What Is A Price Ceiling? Price Ceiling In A Nutshell

A price ceiling is a price control or limit on how high a price can be charged for a product, service, or commodity. Price ceilings are limits imposed on the price of a product, service, or commodity to protect consumers from prohibitively expensive items. These limits are usually imposed by the government but can also be set in the resale price maintenance (RPM) agreement between a product manufacturer and its distributors. 

Understanding a price ceiling

Laws enacted by the government to regulate prices are known as price controls. These controls come in two types:

  1. A price ceiling – which keeps a price from rising above a certain level, and
  2. A price floor – which keeps a price from falling below a certain level.

The supply and demand framework can be used to better understand price ceilings. When demand for a product or service outpaces supply, consumers sometimes lobby politicians to ensure prices do not increase to the point where they become unaffordable.

When rent prices rise in a city because of gentrification or some other reason, for example, residents may press political leaders to enact laws that stipulate that rent prices can only be raised by a maximum percentage each year.

Price ceilings and opportunity cost

Price ceilings, like most concepts in economics, have various opportunity costs. 

When a control is placed on rent prices, some individuals may be evicted as landlords convert their premises into office space or holiday apartments. What’s more, landlords may spend less on maintenance such as heating, cooling, and hot water because the rental income on their property has been capped.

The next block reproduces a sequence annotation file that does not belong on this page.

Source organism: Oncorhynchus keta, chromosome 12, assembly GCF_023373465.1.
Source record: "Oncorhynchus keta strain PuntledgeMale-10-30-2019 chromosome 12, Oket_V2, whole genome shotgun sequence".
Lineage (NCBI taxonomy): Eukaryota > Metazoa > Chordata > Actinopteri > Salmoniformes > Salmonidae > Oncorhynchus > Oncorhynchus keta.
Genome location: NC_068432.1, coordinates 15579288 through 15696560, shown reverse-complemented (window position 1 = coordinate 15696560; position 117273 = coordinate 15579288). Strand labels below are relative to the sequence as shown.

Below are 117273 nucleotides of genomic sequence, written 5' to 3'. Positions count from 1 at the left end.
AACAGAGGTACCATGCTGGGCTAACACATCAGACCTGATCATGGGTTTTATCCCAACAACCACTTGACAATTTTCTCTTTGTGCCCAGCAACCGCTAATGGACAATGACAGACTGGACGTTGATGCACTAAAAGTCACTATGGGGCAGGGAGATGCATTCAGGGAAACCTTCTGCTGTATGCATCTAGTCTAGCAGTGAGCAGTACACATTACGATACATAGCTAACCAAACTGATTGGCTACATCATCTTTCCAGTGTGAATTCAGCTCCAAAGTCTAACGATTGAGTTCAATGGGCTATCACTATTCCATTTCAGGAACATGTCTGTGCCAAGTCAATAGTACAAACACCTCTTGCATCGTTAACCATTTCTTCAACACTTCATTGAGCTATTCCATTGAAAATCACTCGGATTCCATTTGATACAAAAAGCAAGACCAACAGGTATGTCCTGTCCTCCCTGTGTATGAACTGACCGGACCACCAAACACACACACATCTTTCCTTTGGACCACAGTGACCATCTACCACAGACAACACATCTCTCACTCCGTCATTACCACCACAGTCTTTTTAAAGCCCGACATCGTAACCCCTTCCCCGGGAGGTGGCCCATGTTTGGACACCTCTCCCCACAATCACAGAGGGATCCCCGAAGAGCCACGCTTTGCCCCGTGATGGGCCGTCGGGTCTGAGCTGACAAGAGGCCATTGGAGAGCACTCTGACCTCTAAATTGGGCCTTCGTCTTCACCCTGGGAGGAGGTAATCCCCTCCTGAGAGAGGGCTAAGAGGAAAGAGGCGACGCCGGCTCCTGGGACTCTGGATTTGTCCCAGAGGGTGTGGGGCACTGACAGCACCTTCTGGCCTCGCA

Irrespective of the situation, price ceilings are enacted in an attempt to keep prices affordable for those who are demanding the product. However, these price controls can prevent the market from reaching an equilibrium point where supply equals demand. When this does not occur, demand will continue to outpace supply and a shortage of the good or service will ensue.

Buyers who do manage to purchase below the price ceiling will benefit. But as we saw with the landlord example, sellers will tend to be disadvantaged and the quality of a product or service is also more likely to deteriorate. 

To compensate for lower prices, producers may also reduce their output or charge for previously free options or product features. Both strategies exacerbate problems the price ceiling was implemented to address.

Price ceiling examples

Here are some real-world examples of price ceiling implementation:

  1. Health care – many governments around the world set a price ceiling on prescription drugs to ensure everyone has access to affordable medication. There are similar controls on the price of doctor and hospital visits. 
  2. Gasoline prices – when oil prices increased during the 1970s because of an embargo, the U.S. government imposed a ceiling on the price of gasoline. The initiative caused oil shortages to develop as domestic oil companies were hesitant to increase supply in a market where prices were capped. To compensate for lost revenue, some gas stations also made optional services such as windshield washing compulsory.
  3. Hurricane Sandy – after Hurricane Sandy hit the United States in 2012, the states of New Jersey and New York set price ceilings on basic goods such as bottled water and gasoline. This prevented price gouging and gave consumers access to basic necessities.
  4. Salary caps – though not instituted by the government, most professional sports teams must work under a salary cap that stipulates how much they can pay their players. The intention here is to prevent wealthy teams from acquiring the best players and dominating the league.

Key takeaways:

  • A price ceiling is a price control or limit on how high a price can be charged for a product, service, or commodity.
  • Price ceilings are associated with various opportunity costs because they hinder the market’s ability to reach the equilibrium level. Producers may limit output and product quality may decrease to compensate for price controls.
  • Price ceilings are commonly implemented in the healthcare system and in professional sports to limit player salaries. They are also an integral part of disaster response management and have been used in the wake of Hurricane Sandy and the oil crisis of the early 1970s.